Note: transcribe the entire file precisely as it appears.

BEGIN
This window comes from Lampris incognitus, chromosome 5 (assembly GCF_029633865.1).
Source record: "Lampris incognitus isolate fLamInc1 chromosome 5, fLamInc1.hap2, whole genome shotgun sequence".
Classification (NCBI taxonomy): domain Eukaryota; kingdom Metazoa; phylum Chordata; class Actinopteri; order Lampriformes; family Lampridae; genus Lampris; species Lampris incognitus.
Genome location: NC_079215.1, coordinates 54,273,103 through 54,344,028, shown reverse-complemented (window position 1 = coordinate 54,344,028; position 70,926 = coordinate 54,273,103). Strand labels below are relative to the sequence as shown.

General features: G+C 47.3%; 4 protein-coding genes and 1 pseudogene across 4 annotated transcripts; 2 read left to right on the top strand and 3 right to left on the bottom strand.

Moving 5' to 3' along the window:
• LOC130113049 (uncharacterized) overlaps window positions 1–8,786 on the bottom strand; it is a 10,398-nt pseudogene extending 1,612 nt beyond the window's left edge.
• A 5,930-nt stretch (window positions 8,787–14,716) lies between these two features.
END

This window comes from Lampris incognitus, chromosome 5 (assembly GCF_029633865.1).
Source record: "Lampris incognitus isolate fLamInc1 chromosome 5, fLamInc1.hap2, whole genome shotgun sequence".
Classification (NCBI taxonomy): domain Eukaryota; kingdom Metazoa; phylum Chordata; class Actinopteri; order Lampriformes; family Lampridae; genus Lampris; species Lampris incognitus.
Genome location: NC_079215.1, coordinates 54,273,103 through 54,344,028, shown reverse-complemented (window position 1 = coordinate 54,344,028; position 70,926 = coordinate 54,273,103). Strand labels below are relative to the sequence as shown.

General features: G+C 47.3%; 4 protein-coding genes and 1 pseudogene across 4 annotated transcripts; 2 read left to right on the top strand and 3 right to left on the bottom strand.

Moving 5' to 3' along the window:
• LOC130113049 (uncharacterized) overlaps window positions 1–8,786 on the bottom strand; it is a 10,398-nt pseudogene extending 1,612 nt beyond the window's left edge.
• A 5,930-nt stretch (window positions 8,787–14,716) lies between these two features.